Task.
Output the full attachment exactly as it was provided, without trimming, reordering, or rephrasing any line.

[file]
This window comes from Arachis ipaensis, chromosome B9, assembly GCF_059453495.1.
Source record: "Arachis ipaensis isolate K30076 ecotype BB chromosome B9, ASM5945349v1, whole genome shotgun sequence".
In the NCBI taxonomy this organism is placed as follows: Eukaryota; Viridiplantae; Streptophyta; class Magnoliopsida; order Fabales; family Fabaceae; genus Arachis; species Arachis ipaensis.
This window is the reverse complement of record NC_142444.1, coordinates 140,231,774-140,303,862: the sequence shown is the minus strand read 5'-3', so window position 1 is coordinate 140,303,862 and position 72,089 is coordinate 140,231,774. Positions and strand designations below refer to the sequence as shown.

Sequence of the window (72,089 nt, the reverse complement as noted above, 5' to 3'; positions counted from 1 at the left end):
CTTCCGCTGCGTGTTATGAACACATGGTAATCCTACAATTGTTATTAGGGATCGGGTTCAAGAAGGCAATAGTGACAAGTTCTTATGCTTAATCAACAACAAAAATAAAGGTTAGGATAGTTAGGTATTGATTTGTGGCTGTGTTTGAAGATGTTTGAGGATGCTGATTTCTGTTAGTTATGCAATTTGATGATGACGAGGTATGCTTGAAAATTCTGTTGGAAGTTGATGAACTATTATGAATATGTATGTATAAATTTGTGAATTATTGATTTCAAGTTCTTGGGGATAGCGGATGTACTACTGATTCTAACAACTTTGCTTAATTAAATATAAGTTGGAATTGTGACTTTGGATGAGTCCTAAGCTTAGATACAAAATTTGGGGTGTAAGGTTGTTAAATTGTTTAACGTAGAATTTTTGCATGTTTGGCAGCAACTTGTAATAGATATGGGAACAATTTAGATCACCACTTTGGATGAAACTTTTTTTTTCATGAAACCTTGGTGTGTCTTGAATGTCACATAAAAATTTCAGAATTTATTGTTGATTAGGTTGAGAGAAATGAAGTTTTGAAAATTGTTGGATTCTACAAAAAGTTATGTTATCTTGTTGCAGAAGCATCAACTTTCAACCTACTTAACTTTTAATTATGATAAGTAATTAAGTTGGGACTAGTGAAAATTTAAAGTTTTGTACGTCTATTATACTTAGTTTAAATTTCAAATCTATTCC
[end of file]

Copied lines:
This window comes from Arachis ipaensis, chromosome B9, assembly GCF_059453495.1.
Source record: "Arachis ipaensis isolate K30076 ecotype BB chromosome B9, ASM5945349v1, whole genome shotgun sequence".
In the NCBI taxonomy this organism is placed as follows: Eukaryota; Viridiplantae; Streptophyta; class Magnoliopsida; order Fabales; family Fabaceae; genus Arachis; species Arachis ipaensis.
This window is the reverse complement of record NC_142444.1, coordinates 140,231,774-140,303,862: the sequence shown is the minus strand read 5'-3', so window position 1 is coordinate 140,303,862 and position 72,089 is coordinate 140,231,774. Positions and strand designations below refer to the sequence as shown.

Sequence of the window (72,089 nt, the reverse complement as noted above, 5' to 3'; positions counted from 1 at the left end):
CTTCCGCTGCGTGTTATGAACACATGGTAATCCTACAATTGTTATTAGGGATCGGGTTCAAGAAGGCAATAGTGACAAGTTCTTATGCTTAATCAACAACAAAAATAAAGGTTAGGATAGTTAGGTATTGATTTGTGGCTGTGTTTGAAGATGTTTGAGGATGCTGATTTCTGTTAGTTATGCAATTTGATGATGACGAGGTATGCTTGAAAATTCTGTTGGAAGTTGATGAACTATTATGAATATGTATGTATAAATTTGTGAATTATTGATTTCAAGTTCTTGGGGATAGCGGATGTACTACTGATTCTAACAACTTTGCTTAATTAAATATAAGTTGGAATTGTGACTTTGGATGAGTCCTAAGCTTAGATACAAAATTTGGGGTGTAAGGTTGTTAAATTGTTTAACGTAGAATTTTTGCATGTTTGGCAGCAACTTGTAATAGATATGGGAACAATTTAGATCACCACTTTGGATGAAACTTTTTTTTTCATGAAACCTTGGTGTGTCTTGAATGTCACATAAAAATTTCAGAATTTATTGTTGATTAGGTTGAGAGAAATGAAGTTTTGAAAATTGTTGGATTCTACAAAAAGTTATGTTATCTTGTTGCAGAAGCATCAACTTTCAACCTACTTAACTTTTAATTATGATAAGTAATTAAGTTGGGACTAGTGAAAATTTAAAGTTTTGTACGTCTATTATACTTAGTTTAAATTTCAAATCTATTCC